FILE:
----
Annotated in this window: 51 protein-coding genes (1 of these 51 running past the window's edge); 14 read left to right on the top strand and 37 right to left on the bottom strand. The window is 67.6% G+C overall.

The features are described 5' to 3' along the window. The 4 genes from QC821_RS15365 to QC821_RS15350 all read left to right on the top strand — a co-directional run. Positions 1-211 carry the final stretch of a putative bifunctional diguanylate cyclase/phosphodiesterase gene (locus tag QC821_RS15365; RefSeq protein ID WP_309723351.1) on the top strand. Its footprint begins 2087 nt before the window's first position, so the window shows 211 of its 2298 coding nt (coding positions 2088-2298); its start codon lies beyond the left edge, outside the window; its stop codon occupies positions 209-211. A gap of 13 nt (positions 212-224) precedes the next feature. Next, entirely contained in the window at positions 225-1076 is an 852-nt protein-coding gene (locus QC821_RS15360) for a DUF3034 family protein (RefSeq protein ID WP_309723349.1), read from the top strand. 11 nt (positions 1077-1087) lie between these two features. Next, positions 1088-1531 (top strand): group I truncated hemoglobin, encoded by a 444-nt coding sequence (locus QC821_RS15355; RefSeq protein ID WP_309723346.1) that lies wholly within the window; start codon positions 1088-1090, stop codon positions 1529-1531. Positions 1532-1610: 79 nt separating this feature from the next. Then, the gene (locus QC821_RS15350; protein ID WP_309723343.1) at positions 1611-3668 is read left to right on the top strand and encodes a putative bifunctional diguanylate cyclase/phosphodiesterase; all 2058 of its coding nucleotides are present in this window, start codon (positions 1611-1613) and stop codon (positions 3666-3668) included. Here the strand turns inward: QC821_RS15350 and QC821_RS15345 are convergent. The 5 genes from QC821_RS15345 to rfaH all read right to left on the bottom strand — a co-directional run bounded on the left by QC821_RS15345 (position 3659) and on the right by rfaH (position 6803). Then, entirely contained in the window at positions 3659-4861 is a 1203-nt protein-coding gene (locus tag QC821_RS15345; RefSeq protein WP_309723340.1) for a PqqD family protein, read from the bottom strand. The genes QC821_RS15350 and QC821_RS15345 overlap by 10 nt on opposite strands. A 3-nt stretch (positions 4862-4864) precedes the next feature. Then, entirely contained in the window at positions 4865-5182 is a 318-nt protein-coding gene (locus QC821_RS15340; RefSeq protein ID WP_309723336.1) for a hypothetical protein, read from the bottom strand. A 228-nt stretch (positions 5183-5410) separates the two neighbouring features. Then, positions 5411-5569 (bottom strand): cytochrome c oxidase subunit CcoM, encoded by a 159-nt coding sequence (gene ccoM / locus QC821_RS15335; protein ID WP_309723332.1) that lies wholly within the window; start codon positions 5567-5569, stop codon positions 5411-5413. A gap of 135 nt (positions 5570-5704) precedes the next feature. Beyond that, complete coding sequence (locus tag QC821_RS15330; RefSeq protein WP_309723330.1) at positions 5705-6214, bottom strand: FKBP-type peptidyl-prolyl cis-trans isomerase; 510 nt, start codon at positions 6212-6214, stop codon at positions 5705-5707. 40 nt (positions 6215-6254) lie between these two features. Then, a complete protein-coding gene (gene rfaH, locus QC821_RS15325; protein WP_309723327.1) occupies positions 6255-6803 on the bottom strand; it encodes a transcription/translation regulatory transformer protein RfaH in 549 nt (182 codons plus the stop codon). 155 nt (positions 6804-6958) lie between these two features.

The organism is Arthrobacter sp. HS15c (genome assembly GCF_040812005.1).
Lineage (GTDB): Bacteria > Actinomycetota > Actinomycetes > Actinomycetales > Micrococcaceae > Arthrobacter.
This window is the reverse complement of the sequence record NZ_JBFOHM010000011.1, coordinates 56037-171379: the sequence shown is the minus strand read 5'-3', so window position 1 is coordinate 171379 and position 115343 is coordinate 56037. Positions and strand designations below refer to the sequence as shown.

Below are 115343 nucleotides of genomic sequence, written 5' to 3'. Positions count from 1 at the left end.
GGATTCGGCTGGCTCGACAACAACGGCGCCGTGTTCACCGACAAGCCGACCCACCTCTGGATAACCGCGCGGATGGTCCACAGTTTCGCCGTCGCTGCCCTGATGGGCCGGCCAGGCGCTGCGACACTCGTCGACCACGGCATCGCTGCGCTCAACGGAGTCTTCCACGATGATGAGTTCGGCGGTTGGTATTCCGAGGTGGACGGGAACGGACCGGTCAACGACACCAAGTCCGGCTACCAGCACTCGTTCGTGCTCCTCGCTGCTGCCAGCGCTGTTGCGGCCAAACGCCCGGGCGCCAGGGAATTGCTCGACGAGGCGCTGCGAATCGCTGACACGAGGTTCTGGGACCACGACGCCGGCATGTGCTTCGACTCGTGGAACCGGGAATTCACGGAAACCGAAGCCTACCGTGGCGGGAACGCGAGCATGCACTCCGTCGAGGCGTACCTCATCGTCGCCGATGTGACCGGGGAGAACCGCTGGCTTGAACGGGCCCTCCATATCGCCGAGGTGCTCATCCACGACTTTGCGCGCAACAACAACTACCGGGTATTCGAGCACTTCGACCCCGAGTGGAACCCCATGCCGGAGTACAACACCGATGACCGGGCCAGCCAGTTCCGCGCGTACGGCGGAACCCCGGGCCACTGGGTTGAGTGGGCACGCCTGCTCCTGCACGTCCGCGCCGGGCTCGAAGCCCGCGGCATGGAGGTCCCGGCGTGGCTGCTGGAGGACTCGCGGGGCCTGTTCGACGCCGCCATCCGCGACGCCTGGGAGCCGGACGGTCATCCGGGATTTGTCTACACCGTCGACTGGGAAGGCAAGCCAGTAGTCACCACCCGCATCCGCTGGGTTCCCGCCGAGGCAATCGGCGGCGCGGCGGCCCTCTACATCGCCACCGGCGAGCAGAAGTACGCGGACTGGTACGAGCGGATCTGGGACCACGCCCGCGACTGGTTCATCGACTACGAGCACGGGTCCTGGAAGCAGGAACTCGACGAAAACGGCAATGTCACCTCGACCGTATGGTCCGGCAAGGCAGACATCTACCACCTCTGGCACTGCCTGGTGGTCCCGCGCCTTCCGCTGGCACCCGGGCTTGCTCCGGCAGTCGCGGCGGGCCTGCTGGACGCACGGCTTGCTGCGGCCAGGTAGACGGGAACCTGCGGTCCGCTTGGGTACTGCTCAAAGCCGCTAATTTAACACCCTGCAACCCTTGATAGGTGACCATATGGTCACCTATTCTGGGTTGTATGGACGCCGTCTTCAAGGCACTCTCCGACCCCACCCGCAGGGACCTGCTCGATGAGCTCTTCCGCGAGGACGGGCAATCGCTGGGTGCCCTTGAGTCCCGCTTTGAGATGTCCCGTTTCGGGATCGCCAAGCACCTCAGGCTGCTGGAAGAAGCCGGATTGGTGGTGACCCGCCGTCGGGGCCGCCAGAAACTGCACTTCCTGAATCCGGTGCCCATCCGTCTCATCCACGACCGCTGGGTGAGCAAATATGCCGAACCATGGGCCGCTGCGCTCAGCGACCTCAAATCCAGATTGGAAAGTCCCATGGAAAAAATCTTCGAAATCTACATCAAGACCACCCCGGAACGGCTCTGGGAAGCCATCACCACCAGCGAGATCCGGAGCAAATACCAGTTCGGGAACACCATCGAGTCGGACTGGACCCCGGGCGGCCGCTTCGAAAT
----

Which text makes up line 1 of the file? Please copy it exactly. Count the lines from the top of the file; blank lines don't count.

Annotated in this window: 51 protein-coding genes (1 of these 51 running past the window's edge); 14 read left to right on the top strand and 37 right to left on the bottom strand. The window is 67.6% G+C overall.